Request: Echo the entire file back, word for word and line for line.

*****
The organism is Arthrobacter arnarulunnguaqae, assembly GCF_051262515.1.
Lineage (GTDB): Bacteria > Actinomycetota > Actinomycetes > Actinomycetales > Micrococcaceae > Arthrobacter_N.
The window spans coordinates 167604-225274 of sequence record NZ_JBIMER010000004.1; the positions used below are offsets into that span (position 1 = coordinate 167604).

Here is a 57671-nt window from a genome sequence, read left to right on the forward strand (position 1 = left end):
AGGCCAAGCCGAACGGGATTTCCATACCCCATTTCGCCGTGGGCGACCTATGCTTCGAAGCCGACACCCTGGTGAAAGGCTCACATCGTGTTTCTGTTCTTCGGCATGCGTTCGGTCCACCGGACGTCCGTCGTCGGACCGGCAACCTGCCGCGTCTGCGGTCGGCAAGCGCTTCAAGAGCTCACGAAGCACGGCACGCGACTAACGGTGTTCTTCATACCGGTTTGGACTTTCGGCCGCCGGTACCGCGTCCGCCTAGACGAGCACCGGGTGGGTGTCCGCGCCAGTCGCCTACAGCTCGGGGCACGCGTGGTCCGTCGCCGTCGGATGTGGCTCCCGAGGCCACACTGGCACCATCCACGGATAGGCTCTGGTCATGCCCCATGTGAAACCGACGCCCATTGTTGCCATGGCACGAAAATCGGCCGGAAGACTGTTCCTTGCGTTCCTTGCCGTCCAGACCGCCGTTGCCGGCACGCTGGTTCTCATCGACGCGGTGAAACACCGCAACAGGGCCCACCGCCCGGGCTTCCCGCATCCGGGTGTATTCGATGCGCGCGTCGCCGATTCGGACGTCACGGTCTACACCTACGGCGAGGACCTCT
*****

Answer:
The organism is Arthrobacter arnarulunnguaqae, assembly GCF_051262515.1.
Lineage (GTDB): Bacteria > Actinomycetota > Actinomycetes > Actinomycetales > Micrococcaceae > Arthrobacter_N.
The window spans coordinates 167604-225274 of sequence record NZ_JBIMER010000004.1; the positions used below are offsets into that span (position 1 = coordinate 167604).

Here is a 57671-nt window from a genome sequence, read left to right on the forward strand (position 1 = left end):
AGGCCAAGCCGAACGGGATTTCCATACCCCATTTCGCCGTGGGCGACCTATGCTTCGAAGCCGACACCCTGGTGAAAGGCTCACATCGTGTTTCTGTTCTTCGGCATGCGTTCGGTCCACCGGACGTCCGTCGTCGGACCGGCAACCTGCCGCGTCTGCGGTCGGCAAGCGCTTCAAGAGCTCACGAAGCACGGCACGCGACTAACGGTGTTCTTCATACCGGTTTGGACTTTCGGCCGCCGGTACCGCGTCCGCCTAGACGAGCACCGGGTGGGTGTCCGCGCCAGTCGCCTACAGCTCGGGGCACGCGTGGTCCGTCGCCGTCGGATGTGGCTCCCGAGGCCACACTGGCACCATCCACGGATAGGCTCTGGTCATGCCCCATGTGAAACCGACGCCCATTGTTGCCATGGCACGAAAATCGGCCGGAAGACTGTTCCTTGCGTTCCTTGCCGTCCAGACCGCCGTTGCCGGCACGCTGGTTCTCATCGACGCGGTGAAACACCGCAACAGGGCCCACCGCCCGGGCTTCCCGCATCCGGGTGTATTCGATGCGCGCGTCGCCGATTCGGACGTCACGGTCTACACCTACGGCGAGGACCTCT